“It increases confidence because you’re able to verify your vote that you just had on an electronic piece of equipment with a piece of paper and watch it be tabulated,” said Sullivan. If a mistake is noticed in the paper trail, it can be corrected before the voter leaves the polling location. This can include mistakes made by the voter, such as accidentally selecting the wrong candidate.
Sullivan said her office will also be increasing the number of audits performed after the election. During the 2020 election, 13 audits were performed. She said they all came back with the same results for federal, state and local races as reported on election night.
he said she will ask the legislature when it reconvenes in January to allow them to double the number of audits her office can perform after the 2022 and 2024 elections.
“The top priority of my office is election security and integrity,” said Sullivan.
Sullivan also spoke about other duties of the office of Secretary of State, which includes business services division, auto dealers division and securities division. Her office recently completed an investigation into an investment scheme that led to a successful prosecution of David M. Betner for multiply felony counts of fraud.
“My office, through the Securities Division, works to protect your hard-earned money,” said Sullivan. “Hoosiers can check with our office to see if the business or individual seeking investment is properly registered, and you can contact us if anything seems suspicious.”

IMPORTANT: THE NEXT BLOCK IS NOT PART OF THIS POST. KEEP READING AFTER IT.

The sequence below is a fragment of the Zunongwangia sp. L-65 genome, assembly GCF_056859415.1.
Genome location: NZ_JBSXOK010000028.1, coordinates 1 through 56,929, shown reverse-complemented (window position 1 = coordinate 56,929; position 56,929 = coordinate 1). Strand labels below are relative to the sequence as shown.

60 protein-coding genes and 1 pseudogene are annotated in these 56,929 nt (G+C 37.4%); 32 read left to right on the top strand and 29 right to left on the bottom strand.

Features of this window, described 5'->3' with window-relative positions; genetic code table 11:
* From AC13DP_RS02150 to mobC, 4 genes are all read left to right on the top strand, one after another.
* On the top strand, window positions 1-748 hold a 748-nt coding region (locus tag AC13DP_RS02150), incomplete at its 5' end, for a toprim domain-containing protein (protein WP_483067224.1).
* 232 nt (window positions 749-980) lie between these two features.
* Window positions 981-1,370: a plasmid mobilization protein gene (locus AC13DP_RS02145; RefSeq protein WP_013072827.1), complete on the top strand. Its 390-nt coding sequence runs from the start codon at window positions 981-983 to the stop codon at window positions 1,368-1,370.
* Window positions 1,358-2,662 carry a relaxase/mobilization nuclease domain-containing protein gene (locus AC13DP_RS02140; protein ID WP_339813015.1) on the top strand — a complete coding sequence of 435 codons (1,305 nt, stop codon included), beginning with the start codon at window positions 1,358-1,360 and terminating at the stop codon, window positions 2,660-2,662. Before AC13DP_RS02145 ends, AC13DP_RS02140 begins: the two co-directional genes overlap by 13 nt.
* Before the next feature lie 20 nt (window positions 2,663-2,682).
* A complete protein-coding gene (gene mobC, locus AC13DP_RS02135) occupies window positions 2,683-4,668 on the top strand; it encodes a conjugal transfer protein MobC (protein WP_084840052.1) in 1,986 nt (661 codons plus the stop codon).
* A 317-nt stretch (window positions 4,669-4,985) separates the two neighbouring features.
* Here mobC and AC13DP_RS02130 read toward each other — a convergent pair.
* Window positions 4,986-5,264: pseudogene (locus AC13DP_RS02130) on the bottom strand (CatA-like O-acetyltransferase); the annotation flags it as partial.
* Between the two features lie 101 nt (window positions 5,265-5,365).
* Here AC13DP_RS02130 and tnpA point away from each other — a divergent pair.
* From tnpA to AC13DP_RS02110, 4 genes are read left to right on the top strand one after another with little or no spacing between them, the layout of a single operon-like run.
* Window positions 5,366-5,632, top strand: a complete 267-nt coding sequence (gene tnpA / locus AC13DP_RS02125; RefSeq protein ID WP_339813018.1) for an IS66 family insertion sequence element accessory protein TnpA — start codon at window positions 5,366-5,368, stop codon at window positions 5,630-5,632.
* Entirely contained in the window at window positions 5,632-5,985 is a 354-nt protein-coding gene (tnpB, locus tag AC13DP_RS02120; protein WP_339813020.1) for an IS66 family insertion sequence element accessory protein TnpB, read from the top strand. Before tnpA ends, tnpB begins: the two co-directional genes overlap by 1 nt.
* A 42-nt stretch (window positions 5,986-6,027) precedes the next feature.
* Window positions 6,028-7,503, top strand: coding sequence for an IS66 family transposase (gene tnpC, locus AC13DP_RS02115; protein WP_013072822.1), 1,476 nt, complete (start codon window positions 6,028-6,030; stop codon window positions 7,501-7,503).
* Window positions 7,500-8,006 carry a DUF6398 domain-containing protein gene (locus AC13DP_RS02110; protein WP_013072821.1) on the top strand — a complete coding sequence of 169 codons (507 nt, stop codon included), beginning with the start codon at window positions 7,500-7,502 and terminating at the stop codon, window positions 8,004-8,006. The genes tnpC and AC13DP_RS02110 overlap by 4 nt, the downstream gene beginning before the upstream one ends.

Documents filed in the case allege Betner committed fraud in offering and selling securities by soliciting over $383,000 in investments from six people to fund Darepoint, LLC, a company he claimed was designing a social media app. When investors grew anxious, Betner claimed the company was on the verge of being purchased by Facebook for hundreds of millions of dollars.
Securities investigators found Betner spent investors’ money on personal expenses. The allegations also stated that Betner failed to inform investors of his criminal history, including prior felony convictions for forgery and theft.
Betner pled guilty to one count of corrupt business influence, six counts of fraud in the offer or sale of a security, all level 5 felonies, and one count of check deception, a level 6 felony.
The plea agreement carries a possible maximum sentence of twelve years. Betner was ordered to pay $386,470 in restitution to seven individuals. Betner is scheduled to be sentenced Jan. 14, 2022.
“Our securities division is doing an amazing job protecting Hoosiers and ensuring that the predators that are out there trying to increase creative ways in which they are preying on Hoosiers during a financially hardship time after a pandemic,” said Sullivan.
The Secretary of States Office has a restitution fund that victims can use to get some of those fraudulent investments back. It can be accessed at https://securities.sos.in.gov/.